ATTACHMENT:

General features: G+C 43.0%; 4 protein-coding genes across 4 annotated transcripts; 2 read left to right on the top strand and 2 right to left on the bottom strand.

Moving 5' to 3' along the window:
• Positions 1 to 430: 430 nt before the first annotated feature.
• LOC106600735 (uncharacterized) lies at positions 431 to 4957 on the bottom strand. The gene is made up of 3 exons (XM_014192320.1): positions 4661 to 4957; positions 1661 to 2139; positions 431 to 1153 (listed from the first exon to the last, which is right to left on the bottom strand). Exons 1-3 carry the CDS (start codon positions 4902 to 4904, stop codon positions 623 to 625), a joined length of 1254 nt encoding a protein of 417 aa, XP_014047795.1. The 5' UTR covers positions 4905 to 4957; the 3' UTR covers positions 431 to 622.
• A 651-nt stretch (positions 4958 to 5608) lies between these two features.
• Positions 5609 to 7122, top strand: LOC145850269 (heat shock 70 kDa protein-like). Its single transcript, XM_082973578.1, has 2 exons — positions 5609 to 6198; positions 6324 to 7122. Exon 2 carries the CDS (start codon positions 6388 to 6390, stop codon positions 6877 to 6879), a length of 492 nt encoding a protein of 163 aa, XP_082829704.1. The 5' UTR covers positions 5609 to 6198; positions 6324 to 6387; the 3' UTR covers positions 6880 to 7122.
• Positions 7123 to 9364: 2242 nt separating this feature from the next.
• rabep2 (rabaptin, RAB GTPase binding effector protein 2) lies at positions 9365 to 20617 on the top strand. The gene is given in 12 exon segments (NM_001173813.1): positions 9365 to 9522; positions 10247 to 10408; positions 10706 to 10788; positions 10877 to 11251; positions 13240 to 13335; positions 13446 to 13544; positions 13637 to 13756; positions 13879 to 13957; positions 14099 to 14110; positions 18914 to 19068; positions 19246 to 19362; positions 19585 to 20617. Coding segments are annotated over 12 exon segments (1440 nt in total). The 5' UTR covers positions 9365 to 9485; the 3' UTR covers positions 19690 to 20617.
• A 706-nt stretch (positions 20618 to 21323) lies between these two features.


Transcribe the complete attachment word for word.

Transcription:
General features: G+C 43.0%; 4 protein-coding genes across 4 annotated transcripts; 2 read left to right on the top strand and 2 right to left on the bottom strand.

Moving 5' to 3' along the window:
• Positions 1 to 430: 430 nt before the first annotated feature.
• LOC106600735 (uncharacterized) lies at positions 431 to 4957 on the bottom strand. The gene is made up of 3 exons (XM_014192320.1): positions 4661 to 4957; positions 1661 to 2139; positions 431 to 1153 (listed from the first exon to the last, which is right to left on the bottom strand). Exons 1-3 carry the CDS (start codon positions 4902 to 4904, stop codon positions 623 to 625), a joined length of 1254 nt encoding a protein of 417 aa, XP_014047795.1. The 5' UTR covers positions 4905 to 4957; the 3' UTR covers positions 431 to 622.
• A 651-nt stretch (positions 4958 to 5608) lies between these two features.
• Positions 5609 to 7122, top strand: LOC145850269 (heat shock 70 kDa protein-like). Its single transcript, XM_082973578.1, has 2 exons — positions 5609 to 6198; positions 6324 to 7122. Exon 2 carries the CDS (start codon positions 6388 to 6390, stop codon positions 6877 to 6879), a length of 492 nt encoding a protein of 163 aa, XP_082829704.1. The 5' UTR covers positions 5609 to 6198; positions 6324 to 6387; the 3' UTR covers positions 6880 to 7122.
• Positions 7123 to 9364: 2242 nt separating this feature from the next.
• rabep2 (rabaptin, RAB GTPase binding effector protein 2) lies at positions 9365 to 20617 on the top strand. The gene is given in 12 exon segments (NM_001173813.1): positions 9365 to 9522; positions 10247 to 10408; positions 10706 to 10788; positions 10877 to 11251; positions 13240 to 13335; positions 13446 to 13544; positions 13637 to 13756; positions 13879 to 13957; positions 14099 to 14110; positions 18914 to 19068; positions 19246 to 19362; positions 19585 to 20617. Coding segments are annotated over 12 exon segments (1440 nt in total). The 5' UTR covers positions 9365 to 9485; the 3' UTR covers positions 19690 to 20617.
• A 706-nt stretch (positions 20618 to 21323) lies between these two features.